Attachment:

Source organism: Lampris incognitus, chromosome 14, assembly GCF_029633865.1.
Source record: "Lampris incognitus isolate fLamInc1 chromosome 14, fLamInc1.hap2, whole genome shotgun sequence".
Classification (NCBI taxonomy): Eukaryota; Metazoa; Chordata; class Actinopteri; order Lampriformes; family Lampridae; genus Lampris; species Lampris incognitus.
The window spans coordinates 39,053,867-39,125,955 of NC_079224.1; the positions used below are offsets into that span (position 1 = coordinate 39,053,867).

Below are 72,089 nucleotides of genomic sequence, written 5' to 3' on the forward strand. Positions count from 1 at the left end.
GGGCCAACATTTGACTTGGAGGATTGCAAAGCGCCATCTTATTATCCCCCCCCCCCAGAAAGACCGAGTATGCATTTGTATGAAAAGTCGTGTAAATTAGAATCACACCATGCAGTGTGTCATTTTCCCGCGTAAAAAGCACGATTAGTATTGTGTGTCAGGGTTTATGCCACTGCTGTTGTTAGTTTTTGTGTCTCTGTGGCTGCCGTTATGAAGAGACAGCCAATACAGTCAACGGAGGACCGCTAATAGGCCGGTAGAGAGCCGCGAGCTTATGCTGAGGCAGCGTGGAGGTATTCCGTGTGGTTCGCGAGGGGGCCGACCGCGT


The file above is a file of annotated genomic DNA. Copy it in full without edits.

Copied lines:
Source organism: Lampris incognitus, chromosome 14, assembly GCF_029633865.1.
Source record: "Lampris incognitus isolate fLamInc1 chromosome 14, fLamInc1.hap2, whole genome shotgun sequence".
Classification (NCBI taxonomy): Eukaryota; Metazoa; Chordata; class Actinopteri; order Lampriformes; family Lampridae; genus Lampris; species Lampris incognitus.
The window spans coordinates 39,053,867-39,125,955 of NC_079224.1; the positions used below are offsets into that span (position 1 = coordinate 39,053,867).

Below are 72,089 nucleotides of genomic sequence, written 5' to 3' on the forward strand. Positions count from 1 at the left end.
GGGCCAACATTTGACTTGGAGGATTGCAAAGCGCCATCTTATTATCCCCCCCCCCCAGAAAGACCGAGTATGCATTTGTATGAAAAGTCGTGTAAATTAGAATCACACCATGCAGTGTGTCATTTTCCCGCGTAAAAAGCACGATTAGTATTGTGTGTCAGGGTTTATGCCACTGCTGTTGTTAGTTTTTGTGTCTCTGTGGCTGCCGTTATGAAGAGACAGCCAATACAGTCAACGGAGGACCGCTAATAGGCCGGTAGAGAGCCGCGAGCTTATGCTGAGGCAGCGTGGAGGTATTCCGTGTGGTTCGCGAGGGGGCCGACCGCGT